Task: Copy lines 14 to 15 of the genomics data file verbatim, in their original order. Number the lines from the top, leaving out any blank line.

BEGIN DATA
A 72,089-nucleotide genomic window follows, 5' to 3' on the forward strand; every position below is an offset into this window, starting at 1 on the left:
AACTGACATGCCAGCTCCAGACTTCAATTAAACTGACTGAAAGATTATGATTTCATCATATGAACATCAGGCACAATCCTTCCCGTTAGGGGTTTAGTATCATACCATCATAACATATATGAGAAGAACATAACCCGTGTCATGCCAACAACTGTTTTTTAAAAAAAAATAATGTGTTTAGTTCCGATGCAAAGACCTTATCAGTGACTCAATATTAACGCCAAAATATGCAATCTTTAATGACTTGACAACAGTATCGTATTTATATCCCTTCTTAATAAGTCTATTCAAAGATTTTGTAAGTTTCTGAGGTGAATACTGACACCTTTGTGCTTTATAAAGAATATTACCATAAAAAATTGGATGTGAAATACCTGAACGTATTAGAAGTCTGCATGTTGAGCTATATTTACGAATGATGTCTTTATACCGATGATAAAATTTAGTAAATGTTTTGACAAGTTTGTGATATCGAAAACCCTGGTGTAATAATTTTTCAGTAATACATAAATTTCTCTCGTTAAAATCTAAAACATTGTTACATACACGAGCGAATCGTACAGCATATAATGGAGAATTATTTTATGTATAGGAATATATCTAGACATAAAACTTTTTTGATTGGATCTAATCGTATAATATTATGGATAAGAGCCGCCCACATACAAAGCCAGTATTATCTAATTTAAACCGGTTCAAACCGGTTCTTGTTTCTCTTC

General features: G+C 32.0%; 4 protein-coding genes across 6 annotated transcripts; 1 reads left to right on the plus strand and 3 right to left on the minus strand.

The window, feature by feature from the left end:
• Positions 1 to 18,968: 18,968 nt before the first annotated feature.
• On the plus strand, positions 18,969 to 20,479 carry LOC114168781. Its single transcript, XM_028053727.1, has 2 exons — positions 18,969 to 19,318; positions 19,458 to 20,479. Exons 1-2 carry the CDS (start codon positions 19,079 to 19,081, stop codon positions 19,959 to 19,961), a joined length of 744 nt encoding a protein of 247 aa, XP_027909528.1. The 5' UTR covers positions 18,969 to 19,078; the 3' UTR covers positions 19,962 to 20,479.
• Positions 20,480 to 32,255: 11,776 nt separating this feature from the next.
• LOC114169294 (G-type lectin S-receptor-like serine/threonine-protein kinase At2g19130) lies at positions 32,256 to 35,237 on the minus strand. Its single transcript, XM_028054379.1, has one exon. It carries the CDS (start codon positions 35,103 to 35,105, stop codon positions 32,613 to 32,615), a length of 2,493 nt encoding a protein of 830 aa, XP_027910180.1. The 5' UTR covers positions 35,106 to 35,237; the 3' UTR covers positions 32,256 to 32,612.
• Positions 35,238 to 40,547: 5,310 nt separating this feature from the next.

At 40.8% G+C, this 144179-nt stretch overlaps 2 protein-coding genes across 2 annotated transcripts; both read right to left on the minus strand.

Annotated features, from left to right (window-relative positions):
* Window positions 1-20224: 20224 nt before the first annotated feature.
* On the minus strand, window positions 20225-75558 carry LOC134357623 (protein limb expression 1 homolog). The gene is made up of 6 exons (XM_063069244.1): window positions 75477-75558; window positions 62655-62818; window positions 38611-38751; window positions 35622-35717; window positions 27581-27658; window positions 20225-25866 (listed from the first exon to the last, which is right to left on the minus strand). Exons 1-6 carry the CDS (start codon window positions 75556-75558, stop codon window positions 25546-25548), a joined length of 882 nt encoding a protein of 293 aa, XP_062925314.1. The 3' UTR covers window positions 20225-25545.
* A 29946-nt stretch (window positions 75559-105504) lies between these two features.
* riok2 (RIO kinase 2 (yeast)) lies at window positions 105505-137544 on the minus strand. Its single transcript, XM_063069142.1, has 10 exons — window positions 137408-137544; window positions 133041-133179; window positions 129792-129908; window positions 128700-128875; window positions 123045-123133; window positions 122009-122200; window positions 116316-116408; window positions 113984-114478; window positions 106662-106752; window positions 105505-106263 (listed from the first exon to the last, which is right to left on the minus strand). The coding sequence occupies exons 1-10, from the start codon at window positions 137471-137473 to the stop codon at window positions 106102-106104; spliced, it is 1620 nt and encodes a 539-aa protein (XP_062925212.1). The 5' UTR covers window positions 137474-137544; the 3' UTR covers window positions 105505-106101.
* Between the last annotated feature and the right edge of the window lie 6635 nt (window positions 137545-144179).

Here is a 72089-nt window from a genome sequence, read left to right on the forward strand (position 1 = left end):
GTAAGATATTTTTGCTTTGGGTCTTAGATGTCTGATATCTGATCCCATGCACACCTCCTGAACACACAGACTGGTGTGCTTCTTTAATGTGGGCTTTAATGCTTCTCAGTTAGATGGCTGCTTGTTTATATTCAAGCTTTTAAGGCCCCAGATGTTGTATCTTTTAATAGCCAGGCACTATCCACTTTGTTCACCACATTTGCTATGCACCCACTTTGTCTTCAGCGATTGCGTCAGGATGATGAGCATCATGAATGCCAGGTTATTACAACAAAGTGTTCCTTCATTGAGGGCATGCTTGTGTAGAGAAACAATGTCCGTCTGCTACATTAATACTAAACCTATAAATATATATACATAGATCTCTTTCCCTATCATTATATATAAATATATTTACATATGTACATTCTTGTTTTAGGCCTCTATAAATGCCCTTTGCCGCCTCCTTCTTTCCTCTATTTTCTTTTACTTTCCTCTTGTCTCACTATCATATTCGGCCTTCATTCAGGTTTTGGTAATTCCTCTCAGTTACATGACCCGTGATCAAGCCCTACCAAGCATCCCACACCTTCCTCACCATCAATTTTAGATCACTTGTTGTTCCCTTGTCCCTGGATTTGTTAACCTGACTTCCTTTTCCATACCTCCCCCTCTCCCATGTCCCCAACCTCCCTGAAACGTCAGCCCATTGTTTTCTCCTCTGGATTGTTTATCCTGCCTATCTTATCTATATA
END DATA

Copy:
* A 29946-nt stretch (window positions 75559-105504) lies between these two features.
* riok2 (RIO kinase 2 (yeast)) lies at window positions 105505-137544 on the minus strand. Its single transcript, XM_063069142.1, has 10 exons — window positions 137408-137544; window positions 133041-133179; window positions 129792-129908; window positions 128700-128875; window positions 123045-123133; window positions 122009-122200; window positions 116316-116408; window positions 113984-114478; window positions 106662-106752; window positions 105505-106263 (listed from the first exon to the last, which is right to left on the minus strand). The coding sequence occupies exons 1-10, from the start codon at window positions 137471-137473 to the stop codon at window positions 106102-106104; spliced, it is 1620 nt and encodes a 539-aa protein (XP_062925212.1). The 5' UTR covers window positions 137474-137544; the 3' UTR covers window positions 105505-106101.